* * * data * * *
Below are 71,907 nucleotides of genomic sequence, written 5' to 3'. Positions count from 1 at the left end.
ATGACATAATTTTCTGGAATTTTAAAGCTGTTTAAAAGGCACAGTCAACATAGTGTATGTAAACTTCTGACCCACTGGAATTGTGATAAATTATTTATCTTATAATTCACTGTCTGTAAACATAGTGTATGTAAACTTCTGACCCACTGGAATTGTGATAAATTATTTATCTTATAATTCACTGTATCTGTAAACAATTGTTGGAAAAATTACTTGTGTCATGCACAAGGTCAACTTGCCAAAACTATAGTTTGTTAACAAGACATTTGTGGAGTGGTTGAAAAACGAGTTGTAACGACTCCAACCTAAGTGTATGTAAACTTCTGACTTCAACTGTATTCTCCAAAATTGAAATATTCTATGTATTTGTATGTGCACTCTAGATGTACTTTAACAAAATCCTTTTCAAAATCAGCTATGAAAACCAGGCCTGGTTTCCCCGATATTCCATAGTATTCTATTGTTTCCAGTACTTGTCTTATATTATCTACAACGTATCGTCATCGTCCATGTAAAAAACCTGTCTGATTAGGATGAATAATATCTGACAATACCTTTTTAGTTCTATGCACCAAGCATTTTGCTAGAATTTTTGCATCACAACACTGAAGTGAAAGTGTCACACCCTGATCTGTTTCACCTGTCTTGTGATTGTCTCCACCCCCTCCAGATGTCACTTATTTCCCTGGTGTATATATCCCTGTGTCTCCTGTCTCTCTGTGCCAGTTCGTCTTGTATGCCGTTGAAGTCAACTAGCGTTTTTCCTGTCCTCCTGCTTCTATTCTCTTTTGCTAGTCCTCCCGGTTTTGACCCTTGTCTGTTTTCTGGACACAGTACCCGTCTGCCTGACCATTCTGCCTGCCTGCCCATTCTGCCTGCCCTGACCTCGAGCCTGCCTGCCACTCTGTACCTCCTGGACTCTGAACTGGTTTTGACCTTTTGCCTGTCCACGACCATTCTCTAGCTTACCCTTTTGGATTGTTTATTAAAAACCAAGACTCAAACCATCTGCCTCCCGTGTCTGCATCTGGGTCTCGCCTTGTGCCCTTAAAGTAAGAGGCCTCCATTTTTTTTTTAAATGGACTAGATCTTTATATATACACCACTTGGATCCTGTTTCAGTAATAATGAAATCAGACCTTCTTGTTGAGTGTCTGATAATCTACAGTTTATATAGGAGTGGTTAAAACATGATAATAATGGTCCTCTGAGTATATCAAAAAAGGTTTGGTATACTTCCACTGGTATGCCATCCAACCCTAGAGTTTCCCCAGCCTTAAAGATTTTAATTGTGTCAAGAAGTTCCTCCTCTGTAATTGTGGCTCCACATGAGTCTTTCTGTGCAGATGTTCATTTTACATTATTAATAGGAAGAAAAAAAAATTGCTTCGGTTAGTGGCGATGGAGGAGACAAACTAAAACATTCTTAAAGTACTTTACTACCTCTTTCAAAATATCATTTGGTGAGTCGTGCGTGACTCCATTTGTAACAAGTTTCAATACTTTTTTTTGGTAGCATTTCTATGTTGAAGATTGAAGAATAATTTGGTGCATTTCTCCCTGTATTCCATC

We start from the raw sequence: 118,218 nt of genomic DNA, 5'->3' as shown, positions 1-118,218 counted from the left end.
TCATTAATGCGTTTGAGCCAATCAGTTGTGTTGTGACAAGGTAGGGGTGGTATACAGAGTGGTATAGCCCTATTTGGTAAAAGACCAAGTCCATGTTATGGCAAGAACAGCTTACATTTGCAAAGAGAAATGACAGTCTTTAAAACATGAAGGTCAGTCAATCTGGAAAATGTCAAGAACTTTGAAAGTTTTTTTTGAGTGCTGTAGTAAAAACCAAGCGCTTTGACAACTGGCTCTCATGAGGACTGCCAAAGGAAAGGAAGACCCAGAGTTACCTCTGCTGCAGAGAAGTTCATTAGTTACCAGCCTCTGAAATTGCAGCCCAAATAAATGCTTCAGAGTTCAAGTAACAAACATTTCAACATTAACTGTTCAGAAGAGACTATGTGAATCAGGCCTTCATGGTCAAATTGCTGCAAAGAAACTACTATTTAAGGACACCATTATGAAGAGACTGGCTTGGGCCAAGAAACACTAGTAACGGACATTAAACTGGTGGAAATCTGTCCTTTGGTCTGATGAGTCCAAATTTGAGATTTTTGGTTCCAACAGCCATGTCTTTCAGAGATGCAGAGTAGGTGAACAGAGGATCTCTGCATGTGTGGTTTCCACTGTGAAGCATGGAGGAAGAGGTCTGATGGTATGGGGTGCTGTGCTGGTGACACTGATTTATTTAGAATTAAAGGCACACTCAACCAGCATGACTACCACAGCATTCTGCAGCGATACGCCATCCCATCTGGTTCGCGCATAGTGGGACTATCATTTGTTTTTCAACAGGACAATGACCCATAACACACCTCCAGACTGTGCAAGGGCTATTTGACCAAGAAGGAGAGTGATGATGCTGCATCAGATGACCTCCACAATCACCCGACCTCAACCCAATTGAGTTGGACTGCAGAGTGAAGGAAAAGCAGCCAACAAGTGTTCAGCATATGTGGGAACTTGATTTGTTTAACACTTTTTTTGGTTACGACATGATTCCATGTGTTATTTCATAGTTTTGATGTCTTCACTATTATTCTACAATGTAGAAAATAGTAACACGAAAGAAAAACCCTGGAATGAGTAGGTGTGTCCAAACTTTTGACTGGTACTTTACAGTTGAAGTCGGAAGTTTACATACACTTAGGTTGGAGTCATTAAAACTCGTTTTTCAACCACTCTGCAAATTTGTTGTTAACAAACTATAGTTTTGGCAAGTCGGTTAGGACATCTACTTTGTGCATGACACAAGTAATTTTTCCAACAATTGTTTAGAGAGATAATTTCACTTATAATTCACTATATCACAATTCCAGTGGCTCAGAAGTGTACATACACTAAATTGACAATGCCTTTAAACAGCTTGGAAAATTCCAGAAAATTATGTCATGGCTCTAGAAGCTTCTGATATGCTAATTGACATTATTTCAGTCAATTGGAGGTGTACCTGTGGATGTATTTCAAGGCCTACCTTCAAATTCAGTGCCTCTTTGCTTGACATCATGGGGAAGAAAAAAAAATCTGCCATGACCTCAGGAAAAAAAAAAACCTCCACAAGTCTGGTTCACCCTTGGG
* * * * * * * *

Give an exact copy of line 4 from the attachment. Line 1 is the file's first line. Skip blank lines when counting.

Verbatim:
TCATTAATGCGTTTGAGCCAATCAGTTGTGTTGTGACAAGGTAGGGGTGGTATACAGAGTGGTATAGCCCTATTTGGTAAAAGACCAAGTCCATGTTATGGCAAGAACAGCTTACATTTGCAAAGAGAAATGACAGTCTTTAAAACATGAAGGTCAGTCAATCTGGAAAATGTCAAGAACTTTGAAAGTTTTTTTTGAGTGCTGTAGTAAAAACCAAGCGCTTTGACAACTGGCTCTCATGAGGACTGCCAAAGGAAAGGAAGACCCAGAGTTACCTCTGCTGCAGAGAAGTTCATTAGTTACCAGCCTCTGAAATTGCAGCCCAAATAAATGCTTCAGAGTTCAAGTAACAAACATTTCAACATTAACTGTTCAGAAGAGACTATGTGAATCAGGCCTTCATGGTCAAATTGCTGCAAAGAAACTACTATTTAAGGACACCATTATGAAGAGACTGGCTTGGGCCAAGAAACACTAGTAACGGACATTAAACTGGTGGAAATCTGTCCTTTGGTCTGATGAGTCCAAATTTGAGATTTTTGGTTCCAACAGCCATGTCTTTCAGAGATGCAGAGTAGGTGAACAGAGGATCTCTGCATGTGTGGTTTCCACTGTGAAGCATGGAGGAAGAGGTCTGATGGTATGGGGTGCTGTGCTGGTGACACTGATTTATTTAGAATTAAAGGCACACTCAACCAGCATGACTACCACAGCATTCTGCAGCGATACGCCATCCCATCTGGTTCGCGCATAGTGGGACTATCATTTGTTTTTCAACAGGACAATGACCCATAACACACCTCCAGACTGTGCAAGGGCTATTTGACCAAGAAGGAGAGTGATGATGCTGCATCAGATGACCTCCACAATCACCCGACCTCAACCCAATTGAGTTGGACTGCAGAGTGAAGGAAAAGCAGCCAACAAGTGTTCAGCATATGTGGGAACTTGATTTGTTTAACACTTTTTTTGGTTACGACATGATTCCATGTGTTATTTCATAGTTTTGATGTCTTCACTATTATTCTACAATGTAGAAAATAGTAACACGAAAGAAAAACCCTGGAATGAGTAGGTGTGTCCAAACTTTTGACTGGTACTTTACAGTTGAAGTCGGAAGTTTACATACACTTAGGTTGGAGTCATTAAAACTCGTTTTTCAACCACTCTGCAAATTTGTTGTTAACAAACTATAGTTTTGGCAAGTCGGTTAGGACATCTACTTTGTGCATGACACAAGTAATTTTTCCAACAATTGTTTAGAGAGATAATTTCACTTATAATTCACTATATCACAATTCCAGTGGCTCAGAAGTGTACATACACTAAATTGACAATGCCTTTAAACAGCTTGGAAAATTCCAGAAAATTATGTCATGGCTCTAGAAGCTTCTGATATGCTAATTGACATTATTTCAGTCAATTGGAGGTGTACCTGTGGATGTATTTCAAGGCCTACCTTCAAATTCAGTGCCTCTTTGCTTGACATCATGGGGAAGAAAAAAAAATCTGCCATGACCTCAGGAAAAAAAAAAACCTCCACAAGTCTGGTTCACCCTTGGG